Newsmax had an interesting item this evening about a CNN/Opinion Research poll released Friday. The poll shows that "Americans views on the state of the nation are turning increasingly sour." Specifically, "Fifty-nine percent say things are going badly, up nine points from April." The inverse of that, i.e., the 41% who feel that things are going well, is "the lowest that number has been in CNN polling since February 2012."
One would think that this news would be prominently displayed at CNN's U.S. home page, given that as of 10 p.m. the related story was less than 12 hours old. Well, it isn't.
If you smoke cigarettes or use other tobacco products anywhere in the world, you may soon have to pay an extra international tax of up to 70 percent in a plan intended to force smokers to give up the habit.
At least, that was the proposal the World Health Organization -- the medical policy arm of the United Nations -- was slated to discuss during a hearing in Seoul, South Korea, before the agency removed members of the press and people from the general public on Tuesday.
In an apparent attempt to pin blame anywhere but on the Obama administration for the rising unemployment rate, a USA Today item currently carried at Newsmax's MoneyNews.com web site opens by claiming that "Companies across the country are cutting training programs for new employees, broadening the divide between workers with skills needed to compete in today's economy and those left out, pushing up unemployment rates in the process."
The incoherence is stunning, and it continues after the jump:
A number of the conservative movement's prominent online figures are battling to be the right's equivalent of Talking Points Memo or Huffington Post--political organizations that report hard news. Many believe that to truly harness the power of the Web, political organizations must report their own news, rather than comment on reporitng from traditional outlets.
"The left needs Daily Kos, but they also need the Huffington Post," Politics Daily columnist Matt Lewis told Politico. He praised the roles of activists and opinion commentators on the right such as Red State's Erick Erickson, but noted that the conservatives have not yet matched the left's capability for original reporting.
Though HuffPo, TPM, and other politcally stilted but journalism-oriented sites, liberals "have the ability to amplify stories into the mainstream media conversation," according to Politico. Conservatives have a large void to fill when it comes to producing original content, rather than solely commenting on what is already out there. There are conservative sites providing original reporting, but there are so far no center-right equivalents to the left's powerhouse online news operations.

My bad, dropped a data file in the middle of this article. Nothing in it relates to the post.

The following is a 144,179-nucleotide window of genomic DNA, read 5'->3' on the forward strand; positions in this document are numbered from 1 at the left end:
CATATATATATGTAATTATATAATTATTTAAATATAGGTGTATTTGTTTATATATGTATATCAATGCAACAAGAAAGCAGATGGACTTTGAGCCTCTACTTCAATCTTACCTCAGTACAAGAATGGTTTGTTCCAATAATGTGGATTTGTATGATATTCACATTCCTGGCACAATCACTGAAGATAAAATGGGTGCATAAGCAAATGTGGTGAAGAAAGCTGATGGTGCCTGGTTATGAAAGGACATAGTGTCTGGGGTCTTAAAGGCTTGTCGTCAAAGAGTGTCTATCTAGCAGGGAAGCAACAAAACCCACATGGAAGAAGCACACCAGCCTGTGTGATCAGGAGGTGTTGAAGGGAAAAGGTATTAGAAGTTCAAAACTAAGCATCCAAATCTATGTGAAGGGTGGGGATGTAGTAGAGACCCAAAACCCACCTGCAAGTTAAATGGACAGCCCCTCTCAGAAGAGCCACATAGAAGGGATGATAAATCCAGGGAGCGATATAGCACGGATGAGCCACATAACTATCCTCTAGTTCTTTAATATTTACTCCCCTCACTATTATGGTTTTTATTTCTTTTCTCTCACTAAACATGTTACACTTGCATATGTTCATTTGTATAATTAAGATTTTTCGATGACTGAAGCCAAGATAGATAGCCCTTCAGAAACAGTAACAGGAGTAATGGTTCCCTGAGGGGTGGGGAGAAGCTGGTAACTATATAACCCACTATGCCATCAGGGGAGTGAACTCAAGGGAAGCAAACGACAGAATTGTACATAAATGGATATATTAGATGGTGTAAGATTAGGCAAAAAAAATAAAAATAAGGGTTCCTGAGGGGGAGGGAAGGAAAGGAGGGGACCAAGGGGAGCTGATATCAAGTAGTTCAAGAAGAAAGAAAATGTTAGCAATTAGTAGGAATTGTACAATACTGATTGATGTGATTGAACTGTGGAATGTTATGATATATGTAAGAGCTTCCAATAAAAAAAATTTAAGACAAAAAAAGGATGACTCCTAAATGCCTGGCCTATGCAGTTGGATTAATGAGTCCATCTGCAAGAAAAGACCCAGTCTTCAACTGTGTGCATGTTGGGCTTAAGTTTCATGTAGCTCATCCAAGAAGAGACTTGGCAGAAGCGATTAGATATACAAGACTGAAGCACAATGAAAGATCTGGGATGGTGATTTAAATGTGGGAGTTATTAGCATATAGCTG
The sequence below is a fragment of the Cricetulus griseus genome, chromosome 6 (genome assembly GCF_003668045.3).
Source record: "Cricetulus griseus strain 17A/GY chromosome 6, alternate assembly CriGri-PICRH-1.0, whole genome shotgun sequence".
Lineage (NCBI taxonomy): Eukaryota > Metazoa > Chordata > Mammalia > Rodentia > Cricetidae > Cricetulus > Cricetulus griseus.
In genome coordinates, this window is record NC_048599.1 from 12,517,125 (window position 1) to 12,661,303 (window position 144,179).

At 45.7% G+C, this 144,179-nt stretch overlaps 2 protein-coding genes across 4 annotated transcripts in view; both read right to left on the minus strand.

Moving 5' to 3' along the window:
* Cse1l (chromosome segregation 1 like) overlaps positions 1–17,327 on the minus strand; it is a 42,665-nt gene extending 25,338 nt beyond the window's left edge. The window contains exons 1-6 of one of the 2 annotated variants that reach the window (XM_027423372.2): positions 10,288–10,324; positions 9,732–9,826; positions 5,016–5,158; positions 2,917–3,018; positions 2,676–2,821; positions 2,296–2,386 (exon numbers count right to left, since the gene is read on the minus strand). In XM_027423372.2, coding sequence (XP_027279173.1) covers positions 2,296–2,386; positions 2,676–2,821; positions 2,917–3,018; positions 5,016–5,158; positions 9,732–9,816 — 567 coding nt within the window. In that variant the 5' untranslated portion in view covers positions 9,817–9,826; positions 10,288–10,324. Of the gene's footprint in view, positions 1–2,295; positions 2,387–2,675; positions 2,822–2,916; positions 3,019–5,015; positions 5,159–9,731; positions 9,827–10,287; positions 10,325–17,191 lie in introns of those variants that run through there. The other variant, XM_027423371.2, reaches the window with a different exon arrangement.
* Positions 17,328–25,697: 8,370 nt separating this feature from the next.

On CNN's American Morning today, White House correspondent Suzanne Malveaux reported on Barack Obama's campaigning in Virginia. Afterwards, anchor Kiran Chetry had a question:
CHETRY: All right. And Suzanne, what's on tap for the campaign today? And please tell me it's not lipstick again.
MALVEAUX: Let's hope not. He's going to be in Norfolk, Virginia. That is in southeast Virginia, and it's home to the world's largest Naval base. It's one of the most competitive areas that the Democrats and Republicans are fighting over. It's a critical piece of property, piece of land there with folks in Virginia, and they want those voters.
According to Robert Redford and ABC co-host Diane Sawyer, you're either a liberal activist or you are apathetic. Those are the two options. The famous left-wing actor/director appeared on Tuesday's "Good Morning America" to promote his new anti-war film, "Lions For Lambs." After playing a clip of the movie that shows Redford's character, a college professor, deriding a student for not opposing his government, Sawyer breathlessly asked the star, "You've been touring colleges. Is it true? Are they not awake out there? Are they waking up? What's the difference? What's it going to take?"
Redford, who also directed the film, asserted that "the pendulum is beginning to swing back" and repeated the cliched liberal claim that young people aren't aggressively opposing the war because "the fact that there wasn't a draft...let a lot of people off the hook and they didn't get involved." So, essentially, young people either support a liberal agenda or they simply don't care?
Whether or not one agrees with the political views of Markos Moulitsas, there's no getting around the fact his website has become not just a powerful force in the blogosphere, but is also shaping the Democrat Party.
This raises an important question: Why isn't there a conservative website like Daily Kos?